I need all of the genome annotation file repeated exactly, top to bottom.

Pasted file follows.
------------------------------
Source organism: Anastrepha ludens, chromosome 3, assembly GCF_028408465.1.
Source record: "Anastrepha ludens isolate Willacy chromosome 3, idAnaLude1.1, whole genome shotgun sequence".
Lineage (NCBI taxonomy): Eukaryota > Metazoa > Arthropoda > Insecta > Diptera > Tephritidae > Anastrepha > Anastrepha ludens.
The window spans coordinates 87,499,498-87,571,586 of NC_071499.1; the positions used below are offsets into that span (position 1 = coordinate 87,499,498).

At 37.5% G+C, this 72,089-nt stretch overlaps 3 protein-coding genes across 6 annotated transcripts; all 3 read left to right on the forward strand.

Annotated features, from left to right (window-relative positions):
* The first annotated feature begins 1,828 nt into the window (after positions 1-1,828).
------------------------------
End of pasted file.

Source organism: Anastrepha ludens, chromosome 3, assembly GCF_028408465.1.
Source record: "Anastrepha ludens isolate Willacy chromosome 3, idAnaLude1.1, whole genome shotgun sequence".
Lineage (NCBI taxonomy): Eukaryota > Metazoa > Arthropoda > Insecta > Diptera > Tephritidae > Anastrepha > Anastrepha ludens.
The window spans coordinates 87,499,498-87,571,586 of NC_071499.1; the positions used below are offsets into that span (position 1 = coordinate 87,499,498).

At 37.5% G+C, this 72,089-nt stretch overlaps 3 protein-coding genes across 6 annotated transcripts; all 3 read left to right on the forward strand.

Annotated features, from left to right (window-relative positions):
* The first annotated feature begins 1,828 nt into the window (after positions 1-1,828).